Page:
It was not just the scandals which turned the Malaysian voters away from Najib and the BN. Grassroots activists have also noted the great unpopularity of Najib’s policies like the Goods and Services Tax (GST) which contributed to the swing of rural Malay voters away from the BN to Dr Mahathir’s PH. This is significant given the “very strong patron-client relationships” the BN had hitherto enjoyed with the Malay heartland, keeping “its constituents flush with farm subsidies, scholarships, eyeglasses, and television decoders and promised much more.” The turn of these formerly loyal voters away from the BN indicates the scale of the groundswell of anger against Najib’s government.
Political analysts hoping to understand this groundswell of anger see Najib’s introduction of the 6% GST as a major factor. While the tax had helped Najib’s government to reduce the budget deficit “over time to 3 percent of gross domestic product,” while allowing the government to maintain its goal of keeping “debt under 55 percent of GDP,” on the ground the GST caused great hardship for the common people, forcing them “to choose between things as simple as gas and food.” Dr Mahathir’s election campaign pledge to cancel the GST and “replace it with a sales tax” was a key factor that swayed the voters. Apart from the cancellation of the GST, Dr Mahathir and the PH had also pledged to “reintroduce fuel subsidies and raise minimum wages, as well as review large-scale projects … that are not in favor or do not benefit Malaysia.”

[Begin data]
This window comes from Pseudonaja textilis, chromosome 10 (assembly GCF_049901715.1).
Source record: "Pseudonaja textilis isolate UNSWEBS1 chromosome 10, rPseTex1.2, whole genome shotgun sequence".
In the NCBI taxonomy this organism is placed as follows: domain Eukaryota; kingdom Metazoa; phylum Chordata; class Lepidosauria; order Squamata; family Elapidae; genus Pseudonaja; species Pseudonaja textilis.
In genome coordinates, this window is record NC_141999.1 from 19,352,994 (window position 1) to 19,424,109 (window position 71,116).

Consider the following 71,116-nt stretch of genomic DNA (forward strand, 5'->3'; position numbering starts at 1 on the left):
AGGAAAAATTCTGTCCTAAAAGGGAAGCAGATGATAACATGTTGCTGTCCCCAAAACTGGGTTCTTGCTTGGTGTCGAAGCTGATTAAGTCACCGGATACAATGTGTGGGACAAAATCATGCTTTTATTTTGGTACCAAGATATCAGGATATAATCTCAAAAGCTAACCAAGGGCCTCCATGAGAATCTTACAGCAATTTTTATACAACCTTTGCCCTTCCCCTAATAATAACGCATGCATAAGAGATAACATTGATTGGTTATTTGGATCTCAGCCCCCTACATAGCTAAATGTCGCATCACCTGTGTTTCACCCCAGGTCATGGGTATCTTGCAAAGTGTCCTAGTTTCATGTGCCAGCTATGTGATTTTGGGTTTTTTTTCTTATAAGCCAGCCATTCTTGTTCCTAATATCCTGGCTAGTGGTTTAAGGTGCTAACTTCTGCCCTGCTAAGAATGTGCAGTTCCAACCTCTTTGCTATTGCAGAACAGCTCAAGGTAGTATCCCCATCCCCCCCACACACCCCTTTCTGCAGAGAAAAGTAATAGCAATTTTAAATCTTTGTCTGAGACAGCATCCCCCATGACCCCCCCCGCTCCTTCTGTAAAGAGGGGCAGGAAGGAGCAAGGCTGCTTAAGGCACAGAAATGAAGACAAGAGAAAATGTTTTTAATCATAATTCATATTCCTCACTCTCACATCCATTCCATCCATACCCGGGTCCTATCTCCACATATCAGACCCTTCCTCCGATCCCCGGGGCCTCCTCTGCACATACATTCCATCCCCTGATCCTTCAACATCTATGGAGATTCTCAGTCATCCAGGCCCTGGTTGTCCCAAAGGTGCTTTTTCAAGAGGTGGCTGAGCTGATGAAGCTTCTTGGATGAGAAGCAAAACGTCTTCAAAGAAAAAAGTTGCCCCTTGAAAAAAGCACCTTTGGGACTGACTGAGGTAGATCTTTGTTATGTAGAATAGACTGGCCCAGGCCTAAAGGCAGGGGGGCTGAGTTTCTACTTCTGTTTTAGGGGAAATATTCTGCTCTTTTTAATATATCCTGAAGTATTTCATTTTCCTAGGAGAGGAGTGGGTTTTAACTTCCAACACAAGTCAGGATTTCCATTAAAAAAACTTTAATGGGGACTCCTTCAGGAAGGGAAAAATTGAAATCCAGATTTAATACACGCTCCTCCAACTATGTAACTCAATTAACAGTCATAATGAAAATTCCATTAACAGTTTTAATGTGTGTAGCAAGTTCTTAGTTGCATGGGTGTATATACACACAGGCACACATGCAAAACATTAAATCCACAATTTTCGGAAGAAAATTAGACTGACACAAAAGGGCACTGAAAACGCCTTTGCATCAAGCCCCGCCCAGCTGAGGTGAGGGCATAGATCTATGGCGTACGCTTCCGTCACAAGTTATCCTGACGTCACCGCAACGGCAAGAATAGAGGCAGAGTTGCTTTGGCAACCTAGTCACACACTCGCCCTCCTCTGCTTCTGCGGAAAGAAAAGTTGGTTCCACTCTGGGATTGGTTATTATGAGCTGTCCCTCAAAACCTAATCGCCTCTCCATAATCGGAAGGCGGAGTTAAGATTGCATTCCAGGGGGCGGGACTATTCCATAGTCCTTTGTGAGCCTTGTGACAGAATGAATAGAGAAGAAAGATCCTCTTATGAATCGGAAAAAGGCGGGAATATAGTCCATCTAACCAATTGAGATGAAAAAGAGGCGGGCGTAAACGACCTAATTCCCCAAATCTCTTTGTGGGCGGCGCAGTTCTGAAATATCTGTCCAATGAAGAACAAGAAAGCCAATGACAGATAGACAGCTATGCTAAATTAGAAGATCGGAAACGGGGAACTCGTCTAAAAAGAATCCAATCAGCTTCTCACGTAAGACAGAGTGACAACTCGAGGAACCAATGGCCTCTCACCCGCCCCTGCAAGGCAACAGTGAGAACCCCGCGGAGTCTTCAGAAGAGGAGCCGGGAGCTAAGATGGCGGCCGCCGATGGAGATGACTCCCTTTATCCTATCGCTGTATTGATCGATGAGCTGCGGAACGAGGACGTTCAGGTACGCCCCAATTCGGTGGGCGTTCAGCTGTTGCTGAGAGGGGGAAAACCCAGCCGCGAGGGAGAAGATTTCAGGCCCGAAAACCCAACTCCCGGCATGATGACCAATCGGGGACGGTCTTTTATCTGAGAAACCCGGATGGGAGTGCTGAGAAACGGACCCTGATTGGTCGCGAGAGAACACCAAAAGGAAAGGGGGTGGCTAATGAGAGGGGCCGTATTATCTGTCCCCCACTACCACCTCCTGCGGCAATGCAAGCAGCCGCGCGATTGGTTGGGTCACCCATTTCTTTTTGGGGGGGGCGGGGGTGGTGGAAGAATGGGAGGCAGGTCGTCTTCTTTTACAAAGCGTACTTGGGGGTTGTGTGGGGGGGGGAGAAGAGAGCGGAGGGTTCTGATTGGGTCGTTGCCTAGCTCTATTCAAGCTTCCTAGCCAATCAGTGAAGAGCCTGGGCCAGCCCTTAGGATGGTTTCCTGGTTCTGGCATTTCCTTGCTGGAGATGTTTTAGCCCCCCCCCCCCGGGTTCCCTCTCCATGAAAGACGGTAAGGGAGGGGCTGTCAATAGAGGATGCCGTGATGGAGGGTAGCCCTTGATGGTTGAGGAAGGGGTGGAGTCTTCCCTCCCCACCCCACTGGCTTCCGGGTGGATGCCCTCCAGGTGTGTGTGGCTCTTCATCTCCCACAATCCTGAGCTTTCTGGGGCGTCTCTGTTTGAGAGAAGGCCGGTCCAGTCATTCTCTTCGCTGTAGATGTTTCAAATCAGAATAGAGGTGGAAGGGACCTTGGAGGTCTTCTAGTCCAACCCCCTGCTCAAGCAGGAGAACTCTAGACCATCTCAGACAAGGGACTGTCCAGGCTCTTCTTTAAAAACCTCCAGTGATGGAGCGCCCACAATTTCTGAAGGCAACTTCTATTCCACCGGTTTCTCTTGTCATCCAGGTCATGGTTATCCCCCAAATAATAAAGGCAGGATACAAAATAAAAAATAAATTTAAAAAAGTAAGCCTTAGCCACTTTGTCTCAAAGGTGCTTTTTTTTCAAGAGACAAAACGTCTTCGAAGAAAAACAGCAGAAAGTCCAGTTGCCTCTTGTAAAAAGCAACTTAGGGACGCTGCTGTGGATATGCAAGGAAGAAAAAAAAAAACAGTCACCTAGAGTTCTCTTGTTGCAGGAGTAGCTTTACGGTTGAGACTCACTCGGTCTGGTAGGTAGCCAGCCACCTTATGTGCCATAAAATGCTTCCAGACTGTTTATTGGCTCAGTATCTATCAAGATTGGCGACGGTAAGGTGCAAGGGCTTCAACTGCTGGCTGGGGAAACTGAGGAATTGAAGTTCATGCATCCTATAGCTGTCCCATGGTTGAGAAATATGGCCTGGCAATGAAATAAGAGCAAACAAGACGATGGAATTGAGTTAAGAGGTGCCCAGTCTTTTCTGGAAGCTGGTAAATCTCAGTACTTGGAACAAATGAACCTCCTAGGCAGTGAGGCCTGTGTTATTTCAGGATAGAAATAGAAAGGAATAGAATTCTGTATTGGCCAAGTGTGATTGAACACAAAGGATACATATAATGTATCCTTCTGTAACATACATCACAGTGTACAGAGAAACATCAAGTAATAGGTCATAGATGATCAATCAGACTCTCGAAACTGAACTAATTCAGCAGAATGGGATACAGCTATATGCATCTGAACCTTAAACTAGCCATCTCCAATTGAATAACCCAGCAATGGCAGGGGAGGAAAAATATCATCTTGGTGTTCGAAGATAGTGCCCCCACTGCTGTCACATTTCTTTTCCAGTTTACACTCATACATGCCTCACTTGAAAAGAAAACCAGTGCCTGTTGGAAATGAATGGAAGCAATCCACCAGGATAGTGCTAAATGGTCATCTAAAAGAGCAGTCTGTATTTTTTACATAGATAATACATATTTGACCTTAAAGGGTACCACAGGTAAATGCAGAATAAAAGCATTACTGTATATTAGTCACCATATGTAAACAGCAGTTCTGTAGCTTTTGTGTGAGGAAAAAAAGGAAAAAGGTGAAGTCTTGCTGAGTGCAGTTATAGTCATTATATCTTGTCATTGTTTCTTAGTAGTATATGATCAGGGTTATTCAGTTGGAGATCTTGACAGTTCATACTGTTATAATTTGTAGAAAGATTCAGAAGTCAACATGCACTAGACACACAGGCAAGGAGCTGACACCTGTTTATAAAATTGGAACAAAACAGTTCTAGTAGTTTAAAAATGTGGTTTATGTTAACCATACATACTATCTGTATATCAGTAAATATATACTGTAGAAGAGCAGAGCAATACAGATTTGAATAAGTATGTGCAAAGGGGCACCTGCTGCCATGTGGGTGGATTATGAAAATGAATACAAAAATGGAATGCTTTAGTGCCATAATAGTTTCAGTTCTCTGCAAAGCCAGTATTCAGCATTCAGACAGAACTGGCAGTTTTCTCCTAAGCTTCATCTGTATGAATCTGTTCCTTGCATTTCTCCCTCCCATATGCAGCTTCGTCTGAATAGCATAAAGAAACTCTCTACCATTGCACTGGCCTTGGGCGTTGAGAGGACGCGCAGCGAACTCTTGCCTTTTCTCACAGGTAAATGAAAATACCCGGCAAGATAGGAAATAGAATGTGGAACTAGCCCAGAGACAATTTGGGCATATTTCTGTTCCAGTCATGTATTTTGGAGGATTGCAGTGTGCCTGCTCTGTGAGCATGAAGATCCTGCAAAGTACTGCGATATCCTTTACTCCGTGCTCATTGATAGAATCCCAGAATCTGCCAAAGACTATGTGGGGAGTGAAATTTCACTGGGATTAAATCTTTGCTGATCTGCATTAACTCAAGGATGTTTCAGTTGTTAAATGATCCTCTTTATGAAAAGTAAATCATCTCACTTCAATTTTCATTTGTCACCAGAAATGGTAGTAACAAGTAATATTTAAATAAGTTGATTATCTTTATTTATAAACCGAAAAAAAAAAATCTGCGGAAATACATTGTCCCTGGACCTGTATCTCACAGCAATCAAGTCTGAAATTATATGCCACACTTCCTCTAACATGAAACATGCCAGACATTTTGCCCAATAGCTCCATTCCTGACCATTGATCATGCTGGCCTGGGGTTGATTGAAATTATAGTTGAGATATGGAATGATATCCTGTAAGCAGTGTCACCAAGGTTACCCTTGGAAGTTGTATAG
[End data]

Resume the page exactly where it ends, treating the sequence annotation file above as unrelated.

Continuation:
As PM Mahathir explained: “Certain heads must fall. We find that some people aided and abetted a prime minister the world describes as kleptocrat.”